Pursuing Inner Peace

We expend a lot of our effort on optics. We are slaves to the external world and our roles within in. This external world is governed by material comforts and earning power – known to us conceptually as capitalism.

And for what?

What about our inner peace?

Before we concern ourselves with how we are perceived and engage externally, we should focus our energies on ourselves internally.

But for some reason, we tend to operate in the reverse.

Remember, the external is fleeting. Basing fulfillment and purpose on external variables is a moving target. Once I achieve material bliss, be it in the form of a revenue goal or salary threshold, my purpose changes to something else so I can continue the pursuit of what I believe equates to happiness and fulfillment.

The internal, however, is enduring. Our minds are governed by our thoughts, which only the individual can dictate. First, we need to cultivate a sound mind and live deeply by the meaning of our truth, before we grapple with our outward realities.

So shouldn’t we first look within before we look outside?

Throughout history, spiritual leaders have dedicated their lives to exploring this means of introspection.

Jesus Christ, the prophet Mohammad, and Siddhartha Gautama each embarked on a personal journey devoted to finding and understanding the meaning of inner peace. These journeys became foundational to religions, cultures, ways of life – narratives of what internal peace is and how it can be achieved.

These stories are legacies that speak to lessons, values and morals. But the truth is, every individual has their own story to tell.

It’s like getting in shape. Certain exercise and dietary regiments work for some people, while other regiments work for others. We use variations of such programs as they work and show results for us. The same can be said of the search for inner peace.

Inner peace is the destination, and the destination ultimately represents different things for different people. Truth represents different things for different people.

We seek peace, we seek truth. The challenge is we often don’t know what that peace and truth is for ourselves.

How do we figure out what it is? Where do we find it? That is a personal journey.

Choose Happiness

Happiness is a choice, not a result. Dodinsky said the key to being happy is knowing you have the power to choose what to accept, and what to let go. This goes for both our personal and professional lives.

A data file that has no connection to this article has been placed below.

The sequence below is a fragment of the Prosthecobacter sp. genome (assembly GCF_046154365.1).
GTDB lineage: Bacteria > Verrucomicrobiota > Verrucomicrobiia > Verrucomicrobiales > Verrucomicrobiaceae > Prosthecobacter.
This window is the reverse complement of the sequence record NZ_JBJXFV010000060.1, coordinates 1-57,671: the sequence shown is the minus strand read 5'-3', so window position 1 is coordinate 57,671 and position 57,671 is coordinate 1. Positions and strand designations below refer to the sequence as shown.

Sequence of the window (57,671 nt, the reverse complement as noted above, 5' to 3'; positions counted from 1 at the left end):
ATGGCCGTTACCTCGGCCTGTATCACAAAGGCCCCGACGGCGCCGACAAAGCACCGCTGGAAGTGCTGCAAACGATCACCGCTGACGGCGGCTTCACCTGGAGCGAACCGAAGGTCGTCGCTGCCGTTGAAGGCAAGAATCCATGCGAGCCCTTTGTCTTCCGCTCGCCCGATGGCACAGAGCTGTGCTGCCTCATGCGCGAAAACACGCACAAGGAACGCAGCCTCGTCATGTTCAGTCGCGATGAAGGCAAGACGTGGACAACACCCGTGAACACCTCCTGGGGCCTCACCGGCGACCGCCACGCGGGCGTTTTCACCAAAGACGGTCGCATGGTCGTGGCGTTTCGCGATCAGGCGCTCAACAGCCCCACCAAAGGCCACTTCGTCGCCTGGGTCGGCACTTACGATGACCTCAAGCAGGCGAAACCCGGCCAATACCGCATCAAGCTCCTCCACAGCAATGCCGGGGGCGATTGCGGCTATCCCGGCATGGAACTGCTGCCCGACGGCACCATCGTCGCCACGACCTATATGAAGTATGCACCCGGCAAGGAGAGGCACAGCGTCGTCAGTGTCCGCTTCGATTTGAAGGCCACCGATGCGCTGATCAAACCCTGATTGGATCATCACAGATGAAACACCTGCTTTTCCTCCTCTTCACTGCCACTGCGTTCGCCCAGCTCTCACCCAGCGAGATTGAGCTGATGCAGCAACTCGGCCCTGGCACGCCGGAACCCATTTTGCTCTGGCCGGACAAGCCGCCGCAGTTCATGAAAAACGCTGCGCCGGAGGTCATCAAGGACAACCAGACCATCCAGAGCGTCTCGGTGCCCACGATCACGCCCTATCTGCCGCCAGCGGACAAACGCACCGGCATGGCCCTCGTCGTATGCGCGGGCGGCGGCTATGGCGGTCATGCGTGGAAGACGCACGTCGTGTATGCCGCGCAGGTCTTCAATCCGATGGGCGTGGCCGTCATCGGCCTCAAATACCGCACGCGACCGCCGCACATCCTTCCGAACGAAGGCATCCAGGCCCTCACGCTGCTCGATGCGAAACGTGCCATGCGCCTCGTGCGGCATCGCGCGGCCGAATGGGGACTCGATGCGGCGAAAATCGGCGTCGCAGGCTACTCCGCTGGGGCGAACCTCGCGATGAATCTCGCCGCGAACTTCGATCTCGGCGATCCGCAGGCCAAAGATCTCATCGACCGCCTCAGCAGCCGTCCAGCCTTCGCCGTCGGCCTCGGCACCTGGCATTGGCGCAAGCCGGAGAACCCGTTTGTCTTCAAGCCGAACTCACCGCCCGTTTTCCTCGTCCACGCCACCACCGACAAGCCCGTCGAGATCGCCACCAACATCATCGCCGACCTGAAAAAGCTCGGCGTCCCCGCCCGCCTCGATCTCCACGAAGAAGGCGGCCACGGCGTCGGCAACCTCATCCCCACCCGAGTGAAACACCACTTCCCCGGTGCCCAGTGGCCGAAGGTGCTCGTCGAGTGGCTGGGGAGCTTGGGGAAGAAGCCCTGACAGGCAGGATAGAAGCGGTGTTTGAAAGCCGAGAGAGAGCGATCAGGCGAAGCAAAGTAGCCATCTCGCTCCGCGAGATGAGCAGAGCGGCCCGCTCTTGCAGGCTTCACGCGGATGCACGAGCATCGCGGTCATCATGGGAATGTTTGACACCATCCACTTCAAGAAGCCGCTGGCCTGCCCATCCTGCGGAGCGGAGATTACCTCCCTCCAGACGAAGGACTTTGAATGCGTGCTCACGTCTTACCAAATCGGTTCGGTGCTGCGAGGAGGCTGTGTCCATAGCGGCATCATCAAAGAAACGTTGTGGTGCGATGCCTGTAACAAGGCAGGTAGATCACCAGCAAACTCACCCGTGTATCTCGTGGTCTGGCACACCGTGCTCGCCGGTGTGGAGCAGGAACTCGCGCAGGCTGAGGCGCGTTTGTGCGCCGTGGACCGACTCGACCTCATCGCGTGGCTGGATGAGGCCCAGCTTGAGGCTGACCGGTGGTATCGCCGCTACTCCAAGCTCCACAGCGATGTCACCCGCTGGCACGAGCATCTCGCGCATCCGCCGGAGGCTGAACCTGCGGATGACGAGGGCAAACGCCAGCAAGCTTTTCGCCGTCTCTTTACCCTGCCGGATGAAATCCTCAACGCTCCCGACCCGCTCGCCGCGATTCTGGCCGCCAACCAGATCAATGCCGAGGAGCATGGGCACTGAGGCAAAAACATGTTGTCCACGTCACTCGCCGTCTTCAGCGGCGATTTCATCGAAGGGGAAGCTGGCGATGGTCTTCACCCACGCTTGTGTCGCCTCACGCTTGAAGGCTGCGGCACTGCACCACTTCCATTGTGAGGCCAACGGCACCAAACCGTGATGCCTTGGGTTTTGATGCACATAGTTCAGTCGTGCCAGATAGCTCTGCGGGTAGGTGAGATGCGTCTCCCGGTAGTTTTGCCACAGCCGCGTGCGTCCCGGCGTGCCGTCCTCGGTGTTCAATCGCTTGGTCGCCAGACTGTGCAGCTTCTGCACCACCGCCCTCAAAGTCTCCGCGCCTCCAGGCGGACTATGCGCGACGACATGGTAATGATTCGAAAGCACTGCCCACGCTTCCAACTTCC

How do we get there?

The 3 A’s – awareness, acceptance, and appreciation – provide a framework that helps us define happiness and how to get there – in the workplace and at home.

Awareness

Ability to look inside yourself and identify the things that make you who you are, objectively and without judgement or bias. 

I’m aware that I am a big picture thinker and getting into the weeds of details is not my favorite thing to do.

Acceptance

Courage to accept what you find about yourself, and the understanding to embrace the implications for how you live your life.

I accept that I need support from those who can offer their expertise in the areas I’m not strong in, like financial analysis.

Appreciation

Gratitude for who you are in this life and the opportunity you have to live it.

I appreciate my ability to empathize with others and share in their raw emotion, however happy or painful.

“Corporations”: The Why, How, & So What?

Ever since the Cognitive Revolution, Sapiens have been living in a dual reality. On the one hand, the objective reality of rivers, trees, and lions; on the other hand, the imagined reality of gods, nations, and corporations. As time went by, the imagined reality became ever more powerful, so that today the survival of rivers, trees and lions depends on the grace of imagined entities such as the United States and Google.

In his book Sapiens: A Brief History of Humankind, Yuval Noah Harari makes a compelling observation about corporations and the role they play in our economics.

For one thing, corporations are a figment of our collective imaginations – a legal fiction, as termed by lawyers.

Before the creation of corporations, people themselves were personally held liable for loans, private property, transactions gone wrong. A scenario which, as you can imagine, discouraged entrepreneurship. People were afraid to start businesses and absorb economic risks. Rightly so.